But despite this eye to further growth through acquisition, Nigel Stockton said the company would not return to the same levels of consolidation activity as several years ago.
Just weeks since the merger between Ascot Lloyd and Bellpenny, Mr Stockton said the tie up had been going well and the company’s new scale would allow it to consolidate more.
“We want to continue looking for opportunities and when they are available we will take them," Mr Stockton said.
“We have been looking at fewer, larger deals and the merger allows us to go for just about anything in the market
“My belief is that we are not at the end of any consolidation and this is just the start.”
Before the merger, Mr Stockton admitted his company, Bellpenny, had not been as active in the acquisition market as other consolidators.
“There is no shortage of firms to be consolidated.
“We have said quite openly that we did a lot of acquisitions initially at the end of 2014 and beginning of 2015 and it was important to settle things down and move forward.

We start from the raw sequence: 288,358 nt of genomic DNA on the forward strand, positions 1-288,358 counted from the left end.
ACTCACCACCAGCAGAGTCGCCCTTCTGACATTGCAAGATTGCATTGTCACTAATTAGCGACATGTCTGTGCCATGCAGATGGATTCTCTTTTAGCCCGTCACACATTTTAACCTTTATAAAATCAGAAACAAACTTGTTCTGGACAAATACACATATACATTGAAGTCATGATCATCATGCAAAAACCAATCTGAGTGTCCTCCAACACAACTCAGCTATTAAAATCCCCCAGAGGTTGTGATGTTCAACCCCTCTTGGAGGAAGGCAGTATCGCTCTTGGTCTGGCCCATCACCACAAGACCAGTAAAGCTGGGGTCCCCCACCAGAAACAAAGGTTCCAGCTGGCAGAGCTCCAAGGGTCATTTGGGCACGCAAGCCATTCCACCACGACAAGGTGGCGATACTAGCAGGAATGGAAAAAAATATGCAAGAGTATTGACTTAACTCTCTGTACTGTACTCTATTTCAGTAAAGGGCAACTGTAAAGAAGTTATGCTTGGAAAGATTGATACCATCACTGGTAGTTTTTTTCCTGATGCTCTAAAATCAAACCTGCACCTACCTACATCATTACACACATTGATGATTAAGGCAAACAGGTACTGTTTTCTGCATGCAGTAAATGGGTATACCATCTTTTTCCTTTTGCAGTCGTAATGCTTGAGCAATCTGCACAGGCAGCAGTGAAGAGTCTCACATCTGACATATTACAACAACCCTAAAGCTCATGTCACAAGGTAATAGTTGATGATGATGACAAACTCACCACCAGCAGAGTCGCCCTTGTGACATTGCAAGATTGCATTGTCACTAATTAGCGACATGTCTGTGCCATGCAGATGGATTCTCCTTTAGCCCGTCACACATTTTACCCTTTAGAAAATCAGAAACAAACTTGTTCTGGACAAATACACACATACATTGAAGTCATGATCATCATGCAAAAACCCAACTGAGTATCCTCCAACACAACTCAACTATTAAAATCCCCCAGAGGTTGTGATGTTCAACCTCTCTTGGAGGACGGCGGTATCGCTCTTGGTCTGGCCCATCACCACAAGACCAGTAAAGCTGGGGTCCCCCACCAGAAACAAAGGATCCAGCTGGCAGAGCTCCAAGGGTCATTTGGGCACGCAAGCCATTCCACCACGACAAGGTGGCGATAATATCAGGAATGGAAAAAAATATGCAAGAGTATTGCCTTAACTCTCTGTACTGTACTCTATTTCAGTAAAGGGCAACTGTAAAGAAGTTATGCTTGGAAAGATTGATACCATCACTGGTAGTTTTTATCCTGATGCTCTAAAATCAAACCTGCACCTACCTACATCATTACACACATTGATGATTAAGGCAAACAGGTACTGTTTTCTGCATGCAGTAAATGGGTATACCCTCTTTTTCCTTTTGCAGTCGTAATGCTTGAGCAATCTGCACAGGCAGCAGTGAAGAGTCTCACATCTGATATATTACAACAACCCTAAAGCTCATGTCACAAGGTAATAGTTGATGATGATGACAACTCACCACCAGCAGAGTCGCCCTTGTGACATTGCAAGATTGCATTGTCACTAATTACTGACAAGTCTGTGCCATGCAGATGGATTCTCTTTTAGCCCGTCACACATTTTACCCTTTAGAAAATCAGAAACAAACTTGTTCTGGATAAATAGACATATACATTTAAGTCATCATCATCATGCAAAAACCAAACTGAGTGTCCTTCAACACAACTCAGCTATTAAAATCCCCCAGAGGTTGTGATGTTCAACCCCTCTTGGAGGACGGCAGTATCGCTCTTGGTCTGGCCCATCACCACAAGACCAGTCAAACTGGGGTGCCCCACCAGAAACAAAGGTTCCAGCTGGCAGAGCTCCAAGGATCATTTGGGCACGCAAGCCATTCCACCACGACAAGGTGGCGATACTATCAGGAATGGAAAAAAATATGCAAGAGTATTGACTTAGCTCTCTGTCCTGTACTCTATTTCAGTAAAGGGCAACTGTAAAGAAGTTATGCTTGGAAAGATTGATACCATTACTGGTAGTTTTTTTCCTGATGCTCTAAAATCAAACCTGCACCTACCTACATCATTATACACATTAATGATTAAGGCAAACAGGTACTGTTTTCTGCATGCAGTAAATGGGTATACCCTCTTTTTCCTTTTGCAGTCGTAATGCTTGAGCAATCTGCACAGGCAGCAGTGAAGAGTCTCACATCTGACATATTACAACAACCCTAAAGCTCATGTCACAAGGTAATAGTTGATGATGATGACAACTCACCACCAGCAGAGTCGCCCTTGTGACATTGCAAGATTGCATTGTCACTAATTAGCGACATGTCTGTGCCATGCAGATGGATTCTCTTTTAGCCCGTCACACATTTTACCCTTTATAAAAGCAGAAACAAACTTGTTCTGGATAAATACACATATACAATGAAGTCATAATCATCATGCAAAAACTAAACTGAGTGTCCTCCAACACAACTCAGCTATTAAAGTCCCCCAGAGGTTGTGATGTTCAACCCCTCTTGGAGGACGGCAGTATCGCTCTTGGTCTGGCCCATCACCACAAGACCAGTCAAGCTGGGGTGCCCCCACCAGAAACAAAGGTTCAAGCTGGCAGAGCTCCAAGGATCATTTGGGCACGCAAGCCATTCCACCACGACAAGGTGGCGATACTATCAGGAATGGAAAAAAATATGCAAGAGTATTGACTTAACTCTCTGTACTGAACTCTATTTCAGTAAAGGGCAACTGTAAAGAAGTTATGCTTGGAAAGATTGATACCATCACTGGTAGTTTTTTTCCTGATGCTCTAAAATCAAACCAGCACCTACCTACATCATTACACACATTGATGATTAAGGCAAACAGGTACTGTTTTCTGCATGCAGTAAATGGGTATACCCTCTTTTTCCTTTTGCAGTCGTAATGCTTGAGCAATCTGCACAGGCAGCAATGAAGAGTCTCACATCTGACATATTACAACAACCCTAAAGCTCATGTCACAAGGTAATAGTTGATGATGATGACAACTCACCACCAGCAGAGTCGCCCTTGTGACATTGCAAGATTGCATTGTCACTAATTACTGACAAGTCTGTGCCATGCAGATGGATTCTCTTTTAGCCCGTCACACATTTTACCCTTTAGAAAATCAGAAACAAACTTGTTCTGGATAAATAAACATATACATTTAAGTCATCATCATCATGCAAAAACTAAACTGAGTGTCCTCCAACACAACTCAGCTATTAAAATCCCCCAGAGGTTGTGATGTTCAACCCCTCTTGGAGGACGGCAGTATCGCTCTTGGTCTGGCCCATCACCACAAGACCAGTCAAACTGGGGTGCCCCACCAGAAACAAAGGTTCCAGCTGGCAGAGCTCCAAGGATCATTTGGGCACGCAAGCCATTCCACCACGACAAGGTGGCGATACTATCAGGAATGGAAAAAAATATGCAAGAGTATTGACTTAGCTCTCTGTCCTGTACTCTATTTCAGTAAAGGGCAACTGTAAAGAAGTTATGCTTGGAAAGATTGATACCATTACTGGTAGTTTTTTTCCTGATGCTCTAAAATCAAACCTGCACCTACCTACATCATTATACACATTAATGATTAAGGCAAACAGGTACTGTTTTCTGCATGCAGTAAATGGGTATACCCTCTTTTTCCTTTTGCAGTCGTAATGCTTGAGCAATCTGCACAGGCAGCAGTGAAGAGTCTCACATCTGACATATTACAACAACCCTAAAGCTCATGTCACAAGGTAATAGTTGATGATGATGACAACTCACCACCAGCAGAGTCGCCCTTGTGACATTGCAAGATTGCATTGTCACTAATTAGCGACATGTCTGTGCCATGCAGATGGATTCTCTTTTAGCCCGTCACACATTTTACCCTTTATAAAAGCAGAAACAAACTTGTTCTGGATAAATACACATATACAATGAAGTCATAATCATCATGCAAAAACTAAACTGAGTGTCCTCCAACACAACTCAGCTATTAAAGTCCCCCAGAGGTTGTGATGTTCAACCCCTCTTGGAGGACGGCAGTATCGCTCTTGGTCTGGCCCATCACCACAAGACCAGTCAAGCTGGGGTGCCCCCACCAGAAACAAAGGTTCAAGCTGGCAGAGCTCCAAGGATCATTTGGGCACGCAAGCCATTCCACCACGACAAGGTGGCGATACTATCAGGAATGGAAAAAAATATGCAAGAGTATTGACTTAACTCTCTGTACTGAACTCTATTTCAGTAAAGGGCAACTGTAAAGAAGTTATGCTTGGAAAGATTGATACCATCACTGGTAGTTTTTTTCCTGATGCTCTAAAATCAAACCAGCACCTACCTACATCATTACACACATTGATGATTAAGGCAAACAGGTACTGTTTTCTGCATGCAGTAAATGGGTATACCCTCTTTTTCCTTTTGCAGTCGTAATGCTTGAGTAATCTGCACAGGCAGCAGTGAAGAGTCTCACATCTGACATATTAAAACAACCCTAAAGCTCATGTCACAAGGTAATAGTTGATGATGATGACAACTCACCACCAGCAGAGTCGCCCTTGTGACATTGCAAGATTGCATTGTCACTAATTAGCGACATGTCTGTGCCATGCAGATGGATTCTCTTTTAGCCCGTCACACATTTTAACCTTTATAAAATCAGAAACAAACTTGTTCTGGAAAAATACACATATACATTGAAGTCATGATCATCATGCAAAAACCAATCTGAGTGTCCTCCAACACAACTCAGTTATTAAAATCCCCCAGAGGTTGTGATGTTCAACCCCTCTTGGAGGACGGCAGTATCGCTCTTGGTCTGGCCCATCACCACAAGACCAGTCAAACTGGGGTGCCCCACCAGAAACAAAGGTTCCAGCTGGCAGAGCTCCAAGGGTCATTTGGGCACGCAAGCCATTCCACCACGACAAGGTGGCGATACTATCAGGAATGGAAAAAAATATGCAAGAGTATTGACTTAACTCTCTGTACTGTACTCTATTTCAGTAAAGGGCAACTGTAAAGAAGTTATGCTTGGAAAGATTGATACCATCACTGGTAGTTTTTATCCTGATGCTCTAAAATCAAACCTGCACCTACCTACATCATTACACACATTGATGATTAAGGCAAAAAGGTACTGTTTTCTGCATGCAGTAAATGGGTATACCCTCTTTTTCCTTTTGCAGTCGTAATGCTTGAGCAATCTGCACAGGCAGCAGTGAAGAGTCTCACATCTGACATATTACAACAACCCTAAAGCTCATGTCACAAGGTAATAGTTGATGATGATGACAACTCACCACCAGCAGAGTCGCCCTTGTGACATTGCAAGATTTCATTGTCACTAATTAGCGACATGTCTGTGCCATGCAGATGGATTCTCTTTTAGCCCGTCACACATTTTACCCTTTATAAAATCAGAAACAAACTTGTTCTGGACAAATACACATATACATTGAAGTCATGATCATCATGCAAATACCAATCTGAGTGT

“We don’t need to act with the same haste now and at the time we were establishing our scale.
“We are not going to be buying five or six firms at a time but there is still a lot of scope," he said.
“We have a regulator who doesn’t object to consolidation.”
Mr Stockton added that the deal would allow Ascot Lloyd Bellpenny to invest in its client proposition, including apps and hybrid advice.
The company is looking to launch a hybrid advice proposition using telephony in the first or second quarter of next year, he said.
The merger between Ascot Lloyd and Bellpenny went ahead last month, creating a financial planning firm with £6bn in funds under management.
The combined organisation has more than 100 advisers, looking after more than 40,000 fee-paying clients.
It becomes one of the largest independently-owned wealth management businesses in the UK.